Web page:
Economic Growth outperforms Expectations
In a time when good news seems hard to come by, the latest gross domestic product (GDP) results of the South African
economy provide some cautious cheer. The South African economy grew by 1.3% in 2017, exceeding the National Treasury’s expectation of 1.0% growth announced during the National Budget Speech in February.
After a wobbly start to 2017, which saw economic activity contract in the first quarter, the economy saw sustained growth for the remainder of the year.
The fourth quarter experienced the highest growth rate of 2017, with the economy expanding by 3.1% quarter-on-quarter (seasonally adjusted and annualized) following an upwardly revised 2.3 percent rise in the previous period and beating market expectations of 1.8 percent.
It is the strongest growth rate in six quarters, mainly due to a robust gain in agriculture, a rebound in internal trade and a faster increase in manufacturing. GDP Growth Rate in South Africa averaged 2.87 percent from 1993 until 2017, reaching an all-time high of 7.60 percent in the fourth quarter of 1994 and a record low of -6.10 percent in the first quarter of 2009.
A bumper maize crop and recovery in other agricultural commodities saw agriculture production rise by 17.7% in 2017 compared with 2016.
The finance and mining industries also contributed positively to GDP growth in 2017. Mining’s growth was spurred on, in part, by increased production of manganese ore, chrome, and iron ore, according to a recent article by Stats SA. Rising demand for minerals used in the production of steel contributed to these increases.
The trade sector was the second-largest contributor to economic growth in the fourth quarter, mostly a result of a rise in activities related to retail, wholesale and motor trade.
Despite mining’s increase for the year as a whole, the industry saw a quarter-on-quarter decline in the fourth quarter, largely driven by a fall in the production of gold and platinum group metals (PGMs).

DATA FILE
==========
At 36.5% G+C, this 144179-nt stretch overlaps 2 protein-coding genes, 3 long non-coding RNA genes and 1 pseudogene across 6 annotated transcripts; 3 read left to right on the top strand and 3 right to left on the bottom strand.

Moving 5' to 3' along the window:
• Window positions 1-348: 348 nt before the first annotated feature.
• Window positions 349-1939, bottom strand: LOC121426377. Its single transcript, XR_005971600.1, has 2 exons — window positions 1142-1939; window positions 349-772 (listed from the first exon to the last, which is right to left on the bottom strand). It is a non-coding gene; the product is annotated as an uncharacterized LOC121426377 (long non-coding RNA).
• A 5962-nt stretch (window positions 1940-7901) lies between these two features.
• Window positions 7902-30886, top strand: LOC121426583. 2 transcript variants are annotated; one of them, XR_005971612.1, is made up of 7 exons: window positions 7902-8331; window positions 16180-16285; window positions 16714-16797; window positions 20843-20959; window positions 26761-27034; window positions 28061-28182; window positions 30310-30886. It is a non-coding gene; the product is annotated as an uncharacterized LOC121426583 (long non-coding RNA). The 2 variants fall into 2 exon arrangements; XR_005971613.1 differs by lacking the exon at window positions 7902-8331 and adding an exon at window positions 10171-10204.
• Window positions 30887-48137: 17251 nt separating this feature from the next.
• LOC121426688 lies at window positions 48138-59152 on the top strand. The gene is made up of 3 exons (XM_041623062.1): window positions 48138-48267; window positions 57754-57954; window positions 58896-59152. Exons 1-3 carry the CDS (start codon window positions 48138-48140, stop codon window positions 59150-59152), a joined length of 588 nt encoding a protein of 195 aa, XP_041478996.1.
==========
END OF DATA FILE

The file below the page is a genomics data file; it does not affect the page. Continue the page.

Agriculture made the largest upward contribution to GDP growth, up by 37.5 percent, following a 41.1 percent jump in Q3, mainly due to the higher production of animal products. Other positive contributions came from: trade, catering and accommodation (4.8 percent compared to -0.1 percent), namely wholesale, retail and motor trade; manufacturing (4.3 percent compared to 3.7 percent), namely food and beverages, petroleum, chemical products, rubber and plastic products; basic iron and steel, non-ferrous metal products, metal products and machinery.
Also, strong growth was reported for; finance, real estate and business services (2.5 percent compared to 1.9 percent), namely financial intermediation and auxiliary activities; transport, storage and communication (2.8 percent compared to 0.8 percent), namely land freight transportation and communication services; government services (1.4 percent compared to 1.1 percent); and electricity, gas water (3.3 percent compared to -6.1 percent).
On the other hand, the contraction was seen for mining (-4.4 percent compared to 6.2 percent), largely due to lower production of gold and platinum group metals; and construction (-1.4 percent compared to -1.2 percent), due to both residential and non-residential buildings.
Year-on-year, the GDP grew 1.5 percent, following an upwardly revised 1.3 percent growth in Q3 and a beating the forecast of 1.4 percent. It is the highest growth rate since the first quarter of 2015.
Considering full 2017, the GDP advanced 1.3 percent, above 0.6 percent in 2016. A rebound was seen in agriculture, fishing, and forestry (17.7 percent compared to -10.2 percent in 2016) and in mining and quarrying (47.6 percent compared to -4.2 percent).